Collections > Electronic Theses and Dissertations > Bordering Borders: Gender Politics and Contemporary Latina Literature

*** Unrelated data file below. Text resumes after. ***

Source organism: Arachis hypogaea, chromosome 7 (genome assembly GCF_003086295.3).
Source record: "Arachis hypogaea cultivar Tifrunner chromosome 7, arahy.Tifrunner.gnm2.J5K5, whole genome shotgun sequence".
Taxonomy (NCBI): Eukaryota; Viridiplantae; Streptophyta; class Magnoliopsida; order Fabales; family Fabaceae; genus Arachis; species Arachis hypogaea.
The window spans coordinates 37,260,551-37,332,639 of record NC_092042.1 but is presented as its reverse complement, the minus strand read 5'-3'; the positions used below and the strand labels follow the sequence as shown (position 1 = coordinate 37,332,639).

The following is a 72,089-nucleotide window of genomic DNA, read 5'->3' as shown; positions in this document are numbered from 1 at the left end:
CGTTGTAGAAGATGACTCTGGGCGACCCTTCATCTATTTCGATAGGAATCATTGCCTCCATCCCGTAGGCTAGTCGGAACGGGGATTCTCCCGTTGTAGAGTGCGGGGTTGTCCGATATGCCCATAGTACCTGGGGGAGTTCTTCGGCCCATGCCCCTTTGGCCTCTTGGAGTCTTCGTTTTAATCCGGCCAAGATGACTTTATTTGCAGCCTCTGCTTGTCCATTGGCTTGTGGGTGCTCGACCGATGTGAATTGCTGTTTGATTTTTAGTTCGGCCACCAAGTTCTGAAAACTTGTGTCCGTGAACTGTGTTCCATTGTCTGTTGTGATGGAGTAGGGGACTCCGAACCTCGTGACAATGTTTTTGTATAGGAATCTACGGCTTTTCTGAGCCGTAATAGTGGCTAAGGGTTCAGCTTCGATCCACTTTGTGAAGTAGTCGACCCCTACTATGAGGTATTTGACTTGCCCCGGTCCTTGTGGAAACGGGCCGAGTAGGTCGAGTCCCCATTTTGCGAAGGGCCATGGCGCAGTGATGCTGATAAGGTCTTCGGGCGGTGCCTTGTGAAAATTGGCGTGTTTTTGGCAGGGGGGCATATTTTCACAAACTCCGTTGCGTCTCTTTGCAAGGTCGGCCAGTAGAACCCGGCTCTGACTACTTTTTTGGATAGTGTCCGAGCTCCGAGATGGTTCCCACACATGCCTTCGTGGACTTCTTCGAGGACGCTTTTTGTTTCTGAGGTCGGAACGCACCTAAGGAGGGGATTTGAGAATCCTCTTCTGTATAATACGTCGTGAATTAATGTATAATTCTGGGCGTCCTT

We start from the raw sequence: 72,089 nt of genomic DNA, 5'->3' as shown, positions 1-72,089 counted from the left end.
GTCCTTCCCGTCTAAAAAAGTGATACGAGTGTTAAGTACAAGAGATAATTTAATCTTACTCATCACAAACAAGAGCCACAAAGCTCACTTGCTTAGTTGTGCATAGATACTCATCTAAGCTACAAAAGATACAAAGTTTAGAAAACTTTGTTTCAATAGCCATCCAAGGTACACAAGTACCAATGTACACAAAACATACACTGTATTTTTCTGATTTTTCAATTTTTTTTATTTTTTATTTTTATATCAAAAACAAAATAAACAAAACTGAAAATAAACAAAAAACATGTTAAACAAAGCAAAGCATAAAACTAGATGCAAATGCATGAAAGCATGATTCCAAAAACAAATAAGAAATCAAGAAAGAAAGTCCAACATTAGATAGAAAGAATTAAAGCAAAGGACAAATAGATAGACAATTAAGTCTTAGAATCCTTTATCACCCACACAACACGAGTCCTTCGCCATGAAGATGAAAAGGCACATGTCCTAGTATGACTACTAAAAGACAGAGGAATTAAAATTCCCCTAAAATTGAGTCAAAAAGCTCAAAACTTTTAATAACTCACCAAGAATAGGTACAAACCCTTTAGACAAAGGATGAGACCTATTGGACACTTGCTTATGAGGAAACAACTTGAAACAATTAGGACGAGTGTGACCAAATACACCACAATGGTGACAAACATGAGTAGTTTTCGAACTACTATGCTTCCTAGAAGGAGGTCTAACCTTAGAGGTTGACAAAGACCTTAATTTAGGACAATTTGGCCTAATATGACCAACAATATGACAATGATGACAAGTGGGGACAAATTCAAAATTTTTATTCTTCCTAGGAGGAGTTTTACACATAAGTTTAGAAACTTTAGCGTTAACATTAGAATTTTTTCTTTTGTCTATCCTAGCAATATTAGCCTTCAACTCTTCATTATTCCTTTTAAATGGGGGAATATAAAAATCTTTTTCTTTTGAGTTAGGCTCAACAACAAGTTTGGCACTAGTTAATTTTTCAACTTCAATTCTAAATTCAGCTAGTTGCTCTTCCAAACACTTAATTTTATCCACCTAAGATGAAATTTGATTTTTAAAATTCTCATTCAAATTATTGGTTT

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I approach the field of American Literature as a comparative one that includes Latina literature with hemispheric or world perspectives that differ from Anglo-European worldviews. In my examination of Latina literature I note that Latinas/os are not part of a new or emerging literature in the Americas but in fact Latinas/os are one of the original American writers not because they crossed the border into the U.S. but because the border crossed them (Flores 612). Therefore, I draw upon the growing body of work that focuses on the Latina/o writer as one who precedes the Anglo-American tradition. The works I address specifically in my dissertation focus on the late twentieth and early twenty-first centuries. These contemporary works are written by U.S.-based Latinas who write in English and Spanish. My dissertation, entitled Bordering Borders: Gender Politics and Contemporary Latina Literature, examines and critiques theories of border crossing in this body of literature. Using border theory and border crossing as a thematic link across chapters, my dissertation focuses on linguistic, familial, and geographic borders and the implications of these theoretical positions with regard to Latina women. I juxtapose Mexican American women writers and Caribbean origin women writers which allows me to apply (U.S. and Latin American) feminist theory to my project providing a double lens by which to more fully understand the implications of Latina literature in the U.S. This project is one of only a handful of thorough treatments of border theory and feminist thought. Second, there are many studies that focus on specific nationalities or ethnic identities such as works on Chicanas, Cuban Americans, or Puerto Ricans, but this comprehensive project considers, compares, and contrasts a wide range of Latina ethnicities and nationalities in a dialogic manner juxtaposing Chicana (Mexican American) and Caribbean origin Latina writers in each chapter. Finally, these two groups, while included in pan-Latina studies that are not gender specific, are not examined in dialogue with one another extensively in critical discourse. Hence this dissertation contributes to scholarship in the field by adding a new perspective to the existing U.S. Latina literary criticism from a pan-Latina and feminist framework.